Step 4

What are you doing right now?

Most people define themselves by their jobs. You can be more creative about it if you like – a blogger could also describe him/herself as a “wordsmith extraordinaire”, if they wanted to add some flair. This would, again, depend on the audience you are expecting to win over.

Write a 10-word sentence about what you are doing right now.

OK, so what have we got?

  1. You will need a third person and a first person bio prepared.
  2. Write a 10-word (max.) sentence about what you are doing right now.
  3. Choose 2 – 3 of your achievements/characteristics most relevant to where your bio is appearing.
  4. Decide what the call to action/purpose of your bio will be.
  5. Decide the “personal quirk” for your personal bio.

Case study #1: Denis Duvauchelle’s author bio on The Next Web

What is Denis doing right now?

Denis stated his full name (linked to his Twitter account), most important title, and included a website link (with a tracker code so he would know which bio got clicked) of where he wanted people to go:

Denis Duvauchelle is the CEO and co-founder of Twoodo ...

What is the call to action/purpose?

To tell people about what his product does:

… helping your team organize itself using simple #hashtags.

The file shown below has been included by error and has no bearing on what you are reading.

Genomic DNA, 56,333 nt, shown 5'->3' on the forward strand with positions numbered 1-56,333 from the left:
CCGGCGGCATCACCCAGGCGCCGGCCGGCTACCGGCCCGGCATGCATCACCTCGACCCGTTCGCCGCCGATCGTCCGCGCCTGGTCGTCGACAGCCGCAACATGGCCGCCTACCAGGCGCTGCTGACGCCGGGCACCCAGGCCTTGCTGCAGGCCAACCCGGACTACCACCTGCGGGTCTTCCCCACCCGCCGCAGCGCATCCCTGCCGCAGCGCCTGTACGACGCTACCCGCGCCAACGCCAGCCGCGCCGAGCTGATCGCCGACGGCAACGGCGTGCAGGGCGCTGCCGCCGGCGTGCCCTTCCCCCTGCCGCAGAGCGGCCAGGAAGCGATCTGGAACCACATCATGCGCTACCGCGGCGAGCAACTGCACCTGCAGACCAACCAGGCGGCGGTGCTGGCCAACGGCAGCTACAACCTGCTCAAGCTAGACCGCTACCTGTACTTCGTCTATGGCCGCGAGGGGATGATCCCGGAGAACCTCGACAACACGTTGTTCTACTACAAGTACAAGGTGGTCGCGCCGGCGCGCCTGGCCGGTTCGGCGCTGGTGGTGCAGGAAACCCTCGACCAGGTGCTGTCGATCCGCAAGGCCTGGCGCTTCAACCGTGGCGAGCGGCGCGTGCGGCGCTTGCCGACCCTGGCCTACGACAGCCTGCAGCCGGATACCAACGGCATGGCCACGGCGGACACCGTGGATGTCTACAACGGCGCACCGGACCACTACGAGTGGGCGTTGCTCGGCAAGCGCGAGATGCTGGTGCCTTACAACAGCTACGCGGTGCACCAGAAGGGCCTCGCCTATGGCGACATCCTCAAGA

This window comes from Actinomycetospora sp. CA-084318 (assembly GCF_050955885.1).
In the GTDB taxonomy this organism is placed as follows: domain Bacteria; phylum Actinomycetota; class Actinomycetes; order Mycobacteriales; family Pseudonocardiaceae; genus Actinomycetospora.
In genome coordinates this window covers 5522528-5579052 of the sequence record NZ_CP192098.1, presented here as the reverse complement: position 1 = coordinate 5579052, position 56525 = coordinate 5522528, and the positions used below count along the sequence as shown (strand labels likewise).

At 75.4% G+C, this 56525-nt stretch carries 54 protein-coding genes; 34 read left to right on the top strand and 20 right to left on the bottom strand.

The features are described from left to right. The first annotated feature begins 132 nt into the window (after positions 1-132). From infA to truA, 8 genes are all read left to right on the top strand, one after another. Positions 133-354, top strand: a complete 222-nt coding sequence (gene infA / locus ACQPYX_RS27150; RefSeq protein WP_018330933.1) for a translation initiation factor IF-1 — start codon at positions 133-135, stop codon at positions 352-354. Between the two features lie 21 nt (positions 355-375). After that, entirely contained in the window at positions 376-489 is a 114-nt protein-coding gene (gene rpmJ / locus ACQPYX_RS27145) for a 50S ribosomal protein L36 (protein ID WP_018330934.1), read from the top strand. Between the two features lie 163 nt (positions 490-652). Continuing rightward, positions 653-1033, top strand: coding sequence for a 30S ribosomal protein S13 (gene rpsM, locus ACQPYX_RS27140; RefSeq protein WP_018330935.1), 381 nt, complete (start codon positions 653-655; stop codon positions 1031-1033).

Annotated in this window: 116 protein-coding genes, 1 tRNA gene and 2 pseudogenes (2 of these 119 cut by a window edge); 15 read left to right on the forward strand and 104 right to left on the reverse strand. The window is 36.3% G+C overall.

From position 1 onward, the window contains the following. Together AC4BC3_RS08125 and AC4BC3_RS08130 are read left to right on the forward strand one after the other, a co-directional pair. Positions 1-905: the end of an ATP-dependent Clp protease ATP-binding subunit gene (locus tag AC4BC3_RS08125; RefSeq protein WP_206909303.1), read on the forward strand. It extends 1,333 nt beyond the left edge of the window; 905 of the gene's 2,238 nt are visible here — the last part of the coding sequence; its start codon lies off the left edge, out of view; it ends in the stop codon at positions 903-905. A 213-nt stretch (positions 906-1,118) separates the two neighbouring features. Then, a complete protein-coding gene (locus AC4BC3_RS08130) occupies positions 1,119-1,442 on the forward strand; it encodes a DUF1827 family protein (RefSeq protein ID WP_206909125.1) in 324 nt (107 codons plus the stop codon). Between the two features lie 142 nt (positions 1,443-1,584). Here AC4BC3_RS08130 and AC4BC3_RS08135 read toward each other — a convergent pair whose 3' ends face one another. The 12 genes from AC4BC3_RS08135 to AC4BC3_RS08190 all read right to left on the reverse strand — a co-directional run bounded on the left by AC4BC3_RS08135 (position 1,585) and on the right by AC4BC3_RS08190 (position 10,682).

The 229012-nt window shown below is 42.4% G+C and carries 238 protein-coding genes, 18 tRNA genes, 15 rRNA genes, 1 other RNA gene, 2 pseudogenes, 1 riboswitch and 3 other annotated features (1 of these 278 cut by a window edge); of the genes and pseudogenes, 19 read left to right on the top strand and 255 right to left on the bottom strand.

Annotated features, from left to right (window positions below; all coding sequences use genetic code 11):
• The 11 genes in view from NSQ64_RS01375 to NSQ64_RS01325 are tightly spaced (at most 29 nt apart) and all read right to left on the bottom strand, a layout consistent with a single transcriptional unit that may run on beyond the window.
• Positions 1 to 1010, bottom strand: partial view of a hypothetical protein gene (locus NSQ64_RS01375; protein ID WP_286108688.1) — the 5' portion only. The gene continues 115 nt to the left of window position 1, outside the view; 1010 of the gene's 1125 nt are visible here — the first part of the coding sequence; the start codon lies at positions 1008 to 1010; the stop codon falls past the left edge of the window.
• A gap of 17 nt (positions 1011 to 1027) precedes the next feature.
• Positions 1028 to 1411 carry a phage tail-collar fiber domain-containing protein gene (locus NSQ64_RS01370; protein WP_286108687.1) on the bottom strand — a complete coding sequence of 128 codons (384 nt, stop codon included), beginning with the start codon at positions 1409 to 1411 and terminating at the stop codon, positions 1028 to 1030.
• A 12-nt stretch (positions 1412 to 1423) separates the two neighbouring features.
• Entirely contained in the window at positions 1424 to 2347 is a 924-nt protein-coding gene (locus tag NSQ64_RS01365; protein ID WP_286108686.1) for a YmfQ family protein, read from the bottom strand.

Relevance to the publication

This bio appeared on The Next Web, and Denis wanted to attract startups, people interested in collaboration tools and supporters of remote working – Twoodo’s brand. The readership of The Next Web was identified as an ideal audience for this. The long-form author bio is currently this:


Case study #2: Denis’s personal bio on Twitter

What is Denis doing right now?

He establishes authority by stating that he is CEO and a contributor to a top website:

#productivity freak. CEO of @twoodo Help your team organize itself using simple #hashtags Contributor to @thenextweb.

What is the call to action/purpose?

To tell people in a simple manner what his product does.

Relevance to the publication

Twitter is a platform for seeking like-minded people, so he puts the hashtags they are most likely to use in his bio to make his profile easy to find:

#productivity and #hashtags (the tool is based on hashtags)

Full bio:


Other factors to take into account…

  • word limits (the famed 140-character limit)
  • link limits (usually 2)